There are many other important topics alluded to, and numerous proofs of the bad working of the present system, which we would gladly notice, did our limits permit. We conclude with strongly recommending this Essay to the attentive consideration of all, whether friends or opponents of the Jury system.

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MUSIC ABROAD AND AT HOME.

FRANCE. The re-appearance in Paris of M. Henri Vieuxtemps, the celebrated violinist, is one of the most important musical events of the season. This incomparable musician has created an immense sensation in the artistical world, and in the salons. We do not imagine that De Beriot, or even Paganini himself ever excited more admiration, more enthusiasm. At his concert, in the salle of Henri Hertz, where he introduced a new fantasia of his own composing, he excited the greatest sensation by his wondrous execution and expression of all that music can convey. After treating his hearers with a concerto full of the most delicious and harmonious combinations, he performed his new fantasia, in which capricious movements mingle with delicate and brilliant melody. To the difficult movements invented by Paganini, and the elegance, purity and grace of De Beriot, add a powerful individuality, and you will appreciate in imagination all that is extraordinary in Henri Vieuxtemps. More than 200 persons were turned away from the doors of the concert room. He is to appear in London at the Philharmonic, on the 13th of April.

Auber has added another gem to his immortal crown, by his Les Diamants de la Couronne. This beautiful opera was produced on the 6th inst. at the Opéra Comique, with the most triumphant success. The music is declared by the best musical critics to be the most careful and brilliant of this celebrated composer's works; it is much in the style of his Fra Diavolo and La Fiancée. The overture commences with a sweet andante movement, and is most effective throughout. A déjeûnt scene, and a soirée musicale are beautifully conceived and sustained. The libretto, by the never-failing Scribe, is most highly spoken of: the story details the adventures of Catarina (Mme. Thillon), who visits Rebolledo, a banished noble, who practises coining in a cavern, and holds one Don Henrique (M. Couderc) a prisoner. Catarina's object is to sell the crown jewels, for the payment of certain debts contracted by the state, and to replace the gems by false diamonds. Here she encounters Don Henrique, with whom an attachment is speedily formed, and she endeavours to effect his escape; but the police are meanwhile in search of the banditti, and frustrate all her efforts. The banished noble is at length restored, and the lovers united. The opera is full of bustling incidents, and the conversations are carried on with great spirit and point. The opera increases nightly in public estimation; and on the sixth representation, upwards of 100 persons left the doors, unable to gain admission.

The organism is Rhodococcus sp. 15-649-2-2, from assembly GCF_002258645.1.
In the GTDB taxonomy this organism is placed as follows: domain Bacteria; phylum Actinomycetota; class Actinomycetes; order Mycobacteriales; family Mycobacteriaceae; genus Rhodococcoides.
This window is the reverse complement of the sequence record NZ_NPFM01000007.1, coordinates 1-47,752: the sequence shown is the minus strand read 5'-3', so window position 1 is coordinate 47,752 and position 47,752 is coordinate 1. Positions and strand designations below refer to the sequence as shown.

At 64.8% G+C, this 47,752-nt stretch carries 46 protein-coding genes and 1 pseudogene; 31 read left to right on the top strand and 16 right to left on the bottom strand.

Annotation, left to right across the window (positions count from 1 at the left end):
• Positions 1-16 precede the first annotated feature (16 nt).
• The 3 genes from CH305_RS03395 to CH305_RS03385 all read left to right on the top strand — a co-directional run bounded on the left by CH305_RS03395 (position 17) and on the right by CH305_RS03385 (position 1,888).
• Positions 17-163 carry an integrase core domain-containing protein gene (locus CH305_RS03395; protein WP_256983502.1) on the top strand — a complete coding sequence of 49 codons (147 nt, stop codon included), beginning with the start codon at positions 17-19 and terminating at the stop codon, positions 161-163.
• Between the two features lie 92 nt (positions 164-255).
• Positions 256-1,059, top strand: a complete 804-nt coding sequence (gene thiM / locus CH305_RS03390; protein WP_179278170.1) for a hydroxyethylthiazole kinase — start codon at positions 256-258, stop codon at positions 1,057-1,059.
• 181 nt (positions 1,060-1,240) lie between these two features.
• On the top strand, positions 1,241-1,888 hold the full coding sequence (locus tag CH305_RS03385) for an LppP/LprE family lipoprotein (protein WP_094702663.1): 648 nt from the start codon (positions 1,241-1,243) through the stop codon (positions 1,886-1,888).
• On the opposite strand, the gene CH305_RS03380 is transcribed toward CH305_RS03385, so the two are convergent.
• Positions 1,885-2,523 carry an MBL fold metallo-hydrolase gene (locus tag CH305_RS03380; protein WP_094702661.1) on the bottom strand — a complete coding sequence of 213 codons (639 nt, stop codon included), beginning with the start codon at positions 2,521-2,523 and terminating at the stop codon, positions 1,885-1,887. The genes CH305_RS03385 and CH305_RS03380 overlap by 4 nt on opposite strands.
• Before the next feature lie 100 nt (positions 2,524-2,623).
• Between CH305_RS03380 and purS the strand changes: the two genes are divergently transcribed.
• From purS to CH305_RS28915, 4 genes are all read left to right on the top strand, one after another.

The French are unquestionably au fait at describing, not only the manners of other nations, but what is far more difficult, describing themselves correctly. The following sketches respecting the Parisian balls will be found to be most correct:

Everybody goes to the Grand Opera. Creditors and debtors meet there and shake hands; the duchess grasps the arm of her femme de chambre, and the ambassadress asks her porter's wife the name of the wag who so boldly catches her by the waist-it is sometimes her husband. All converse, but none recog